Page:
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President Hoover, stated on behalf of the Commission as to its forthcoming recommendations for reorganization:
Many of the most important can probably be accomplished only if the Congress reenacts and broadens the power to initiate reorganization plans " * *.
HOW H. R. 1569 DIFFERS FROM THE 1945 ACT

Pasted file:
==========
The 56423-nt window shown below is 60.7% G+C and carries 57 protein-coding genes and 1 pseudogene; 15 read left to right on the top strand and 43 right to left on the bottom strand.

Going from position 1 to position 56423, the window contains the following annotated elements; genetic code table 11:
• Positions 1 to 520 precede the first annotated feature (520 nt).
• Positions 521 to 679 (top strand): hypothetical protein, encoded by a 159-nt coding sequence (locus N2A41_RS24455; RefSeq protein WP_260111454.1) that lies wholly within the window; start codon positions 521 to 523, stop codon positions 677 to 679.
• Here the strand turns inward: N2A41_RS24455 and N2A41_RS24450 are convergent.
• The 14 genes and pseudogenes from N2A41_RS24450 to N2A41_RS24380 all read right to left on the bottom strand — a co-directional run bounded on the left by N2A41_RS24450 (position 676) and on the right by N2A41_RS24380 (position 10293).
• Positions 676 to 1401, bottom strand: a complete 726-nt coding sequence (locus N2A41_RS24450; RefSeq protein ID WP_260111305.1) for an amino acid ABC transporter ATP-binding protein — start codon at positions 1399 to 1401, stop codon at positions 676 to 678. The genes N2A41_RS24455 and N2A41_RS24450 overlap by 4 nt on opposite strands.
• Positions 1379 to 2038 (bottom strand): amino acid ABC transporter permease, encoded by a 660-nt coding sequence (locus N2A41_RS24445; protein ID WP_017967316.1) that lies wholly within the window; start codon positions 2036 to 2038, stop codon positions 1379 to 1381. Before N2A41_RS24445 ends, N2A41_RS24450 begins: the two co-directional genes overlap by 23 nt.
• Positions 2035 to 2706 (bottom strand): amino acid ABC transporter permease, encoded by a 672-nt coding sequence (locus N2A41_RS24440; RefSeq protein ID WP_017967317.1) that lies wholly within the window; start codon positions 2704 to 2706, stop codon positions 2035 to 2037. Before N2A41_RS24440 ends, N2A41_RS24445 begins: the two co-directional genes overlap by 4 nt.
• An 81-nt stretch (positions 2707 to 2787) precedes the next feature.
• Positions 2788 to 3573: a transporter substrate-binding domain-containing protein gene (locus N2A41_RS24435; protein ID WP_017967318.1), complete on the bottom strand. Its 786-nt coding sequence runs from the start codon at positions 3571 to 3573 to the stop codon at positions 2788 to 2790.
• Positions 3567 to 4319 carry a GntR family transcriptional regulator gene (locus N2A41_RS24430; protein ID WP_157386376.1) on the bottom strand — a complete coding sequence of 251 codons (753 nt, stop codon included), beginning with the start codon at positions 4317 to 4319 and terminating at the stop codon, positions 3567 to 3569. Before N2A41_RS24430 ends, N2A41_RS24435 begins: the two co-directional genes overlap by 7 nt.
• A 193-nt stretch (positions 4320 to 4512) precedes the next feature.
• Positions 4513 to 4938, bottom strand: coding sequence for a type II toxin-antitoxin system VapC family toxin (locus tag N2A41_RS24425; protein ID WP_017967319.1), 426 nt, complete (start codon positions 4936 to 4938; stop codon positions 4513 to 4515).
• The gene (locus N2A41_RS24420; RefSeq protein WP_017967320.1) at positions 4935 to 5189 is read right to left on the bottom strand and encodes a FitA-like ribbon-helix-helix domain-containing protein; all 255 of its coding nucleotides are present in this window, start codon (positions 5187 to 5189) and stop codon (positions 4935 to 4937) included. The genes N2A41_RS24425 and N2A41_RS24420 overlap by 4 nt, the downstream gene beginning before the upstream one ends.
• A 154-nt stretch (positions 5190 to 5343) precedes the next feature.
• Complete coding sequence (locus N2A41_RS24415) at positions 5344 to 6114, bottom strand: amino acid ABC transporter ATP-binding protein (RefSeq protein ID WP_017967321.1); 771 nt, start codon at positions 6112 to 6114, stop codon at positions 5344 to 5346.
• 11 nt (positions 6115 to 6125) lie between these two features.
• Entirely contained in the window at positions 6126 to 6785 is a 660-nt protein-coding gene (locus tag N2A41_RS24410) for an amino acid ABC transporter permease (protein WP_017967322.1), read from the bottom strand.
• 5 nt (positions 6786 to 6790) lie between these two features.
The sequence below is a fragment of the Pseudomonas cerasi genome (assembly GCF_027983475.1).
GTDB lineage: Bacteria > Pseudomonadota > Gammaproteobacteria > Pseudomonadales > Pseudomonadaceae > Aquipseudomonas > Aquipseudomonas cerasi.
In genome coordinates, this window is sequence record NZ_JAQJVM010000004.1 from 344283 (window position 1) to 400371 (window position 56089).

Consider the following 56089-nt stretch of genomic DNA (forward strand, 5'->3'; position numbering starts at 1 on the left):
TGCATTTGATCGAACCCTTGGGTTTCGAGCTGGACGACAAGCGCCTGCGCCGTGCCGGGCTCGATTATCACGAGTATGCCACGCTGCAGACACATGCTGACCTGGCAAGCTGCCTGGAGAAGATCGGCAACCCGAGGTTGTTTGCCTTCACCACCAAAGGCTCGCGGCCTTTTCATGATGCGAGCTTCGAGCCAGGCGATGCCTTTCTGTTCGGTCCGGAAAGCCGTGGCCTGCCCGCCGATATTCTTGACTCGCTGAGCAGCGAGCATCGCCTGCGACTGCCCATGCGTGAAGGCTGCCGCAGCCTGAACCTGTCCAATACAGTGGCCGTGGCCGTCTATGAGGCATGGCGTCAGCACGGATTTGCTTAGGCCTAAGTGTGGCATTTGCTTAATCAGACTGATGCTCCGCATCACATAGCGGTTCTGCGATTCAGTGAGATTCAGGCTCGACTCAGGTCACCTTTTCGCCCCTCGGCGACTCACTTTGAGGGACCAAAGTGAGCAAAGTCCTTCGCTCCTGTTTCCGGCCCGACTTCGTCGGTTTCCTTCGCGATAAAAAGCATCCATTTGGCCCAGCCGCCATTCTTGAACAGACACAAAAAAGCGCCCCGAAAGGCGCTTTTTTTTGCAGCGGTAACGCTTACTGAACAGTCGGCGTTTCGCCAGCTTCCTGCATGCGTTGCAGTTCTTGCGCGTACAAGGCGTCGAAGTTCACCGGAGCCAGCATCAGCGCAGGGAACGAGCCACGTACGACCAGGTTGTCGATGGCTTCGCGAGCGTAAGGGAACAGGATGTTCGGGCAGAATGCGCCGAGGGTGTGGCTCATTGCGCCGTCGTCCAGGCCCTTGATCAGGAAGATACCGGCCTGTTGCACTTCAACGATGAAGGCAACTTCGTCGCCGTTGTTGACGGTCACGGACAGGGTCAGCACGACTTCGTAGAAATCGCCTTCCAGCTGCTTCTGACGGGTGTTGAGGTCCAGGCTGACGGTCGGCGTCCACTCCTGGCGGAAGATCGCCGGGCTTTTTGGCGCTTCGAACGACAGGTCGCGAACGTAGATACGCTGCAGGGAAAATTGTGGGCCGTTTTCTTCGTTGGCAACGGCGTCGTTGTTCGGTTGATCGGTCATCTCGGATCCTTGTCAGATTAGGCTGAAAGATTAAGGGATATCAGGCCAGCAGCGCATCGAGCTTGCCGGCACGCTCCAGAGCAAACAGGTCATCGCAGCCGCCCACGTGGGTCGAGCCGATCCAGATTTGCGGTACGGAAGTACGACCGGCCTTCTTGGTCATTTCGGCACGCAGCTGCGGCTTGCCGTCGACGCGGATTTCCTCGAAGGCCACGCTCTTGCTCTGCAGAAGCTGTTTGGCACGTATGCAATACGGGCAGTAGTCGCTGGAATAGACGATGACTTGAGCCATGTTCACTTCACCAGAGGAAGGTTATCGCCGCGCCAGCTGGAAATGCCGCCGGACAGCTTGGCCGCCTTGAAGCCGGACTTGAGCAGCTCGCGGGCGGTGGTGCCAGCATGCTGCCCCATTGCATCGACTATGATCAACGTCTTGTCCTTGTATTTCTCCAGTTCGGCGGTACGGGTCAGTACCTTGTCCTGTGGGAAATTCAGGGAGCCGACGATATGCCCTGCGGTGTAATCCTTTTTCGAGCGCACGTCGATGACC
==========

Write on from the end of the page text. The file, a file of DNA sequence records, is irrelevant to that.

I would now like to discuss the principal respects in which this bill differs from the Reorganization Act of 1945. In the first place, the bill contains no termination date and, therefore, is permanent legislation. I believe I have already made clear the reasons why I consider this change desirable. Reorganization is a year-in, year-out problem of the executive branch. Even if a satisfactory, comprehensive reorganization could be achieved at any one time, it would be only a short while before revisions would be needed to keep pace with changing work requirements. An organization adapted to one set of conditions may not be satisfactory for another. A new national objective, such as social security, national defense, European recovery, or the stabilization of the domestic economy, produces new programs and new combinations of old programs and demands changes in organizational arrangements. Consequently, a practicable, expeditious method of reorganization is needed at all times. A second change is the elimination of the provisions of section 5 of the 1945 act exempting various agencies and functions in whole or in part from the reorganization plan procedure. The utility of the 1939 and 1945 acts was considerably reduced by such limitations. The 1939 act exempted 21 agencies altogether. The 1945 act exempted 11 designated agencies in whole or in part as well as all other agencies, the status of which had been established by statute since January 1, 1945. In addition, it contained a provision with respect to the quasi-legislative and quasi-judicial functions of independent agencies which made it very difficult or impracticable to deal with many of these agencies by reorganization plan. Both the President and the Commission on Organization of the Executive Branch of the Government in their communications to the Congress on reorganization legislation have stressed the importance of avoiding such restrictions and exemptions. The President pointed out that a limited exemption may render impractical a needed reorganization affecting numerous agencies or functions other than the one specifically exempted. The Commission indicated the undesirability of exempting regulatory commissions since certain of their functions are not regulatory in character and may be more effectively performed by other types of agencies. Both President Truman and the Commission stated that the proper protection against undesirable changes of organization lies in the power of the Congress to reject ag reorganization plan by simple majority vote of the two Houses. uch restrictions and exemptions in effect prejudge organizational problems which often cannot be foreseen or fully appreciated when the legislation is adopted. They deprive the President and the Congress of the opportunity even to consider reorganization proposals which, if they could be examined on their individual merits, might be found to be very advantageous. H.R. 1569 also differs from the 1945 act in that it somewhat broadens the types of changes that may be made by reorganization plan. The 1945 act authorized the transfer, consolidation, coordination, or abolition of agencies and functions. H. R. 1569 adds to these the authorization of any officer to delegate any of his functions. The purpose of this addition is to make it possible to include in reorganization plans provisions which will enable the President and other top-level officials to relieve themselves of many of the petty routine matters now requiring their personal action. Obviously, the time of top officials should not be consumed by petty actions that could as well be taken by other officers under their supervision. Yet there are many such matters which have been vested by law in the President or department or agency heads in such a manner that the Comptroller General or the courts have held they cannot be delegated. For example, the decision of a Coast Guard retiring board for the retirement of any commissioned officer, warrant officer, or enlisted man of the Coast Guard requires the approval of the President. The statute books contain literally hundreds of provisions requiring the action of the President or of department and agency heads on matters of very limited consequence which properly should be finally disposed of by subordinate officers. nother change eliminates the prohibition against the establishment of a new executive department by reorganization plan. No real urpose has been served by this limitation. Agencies have been created y reorganization plan which were departments in all but name. Undoubtedly the Federal Security Agency would have been set up as a department had it not been for this restriction. The bill also extends the reorganization plan procedure to the government of the District of Columbia, except for its courts. This will permit improvements to be made in the cumbersome administrative structure of the District and also the working out of adjustments in the division of activities between District . Federal agencies. The bill, however, retains the prohibitions of section 5 (a) of the old law against abolishing or transferring an executive department, continuing any agency or any function beyond the period authorized by law for its existence, or authorizing any agency to exercise any function not expressly authorized by law. The reorganization-plan procedure provided by this bill affords a tested and proved method of improving the organization of the executive branch. The large number of changes effected under the 1939 and 1945 acts demonstrates that it works, and the importance of many of these changes proves the value of such legislation. Furthermore, the character of the plans submitted, the care with which they have been reviewed by the Congress, and the acceptance which their provisions have won should dispel any fears of possible misuse of the procedure. All this, I believe, clearly points to the desirability of legislation, to make the reorganization-plan procedure continuously available for dealing with organizational problems throughout the executive branch. H. R. 1569 would do this and would represent a definite improvement over the 1945 act. Finally, let me emphasize the importance of early enactment. The Commission on Organization of the Executive Branch of the Government will be presenting its recommendations within a few weeks. Undoubtedly, the reorganization-plan procedure provides the only feasible method of accomplishing many of the desirable changes which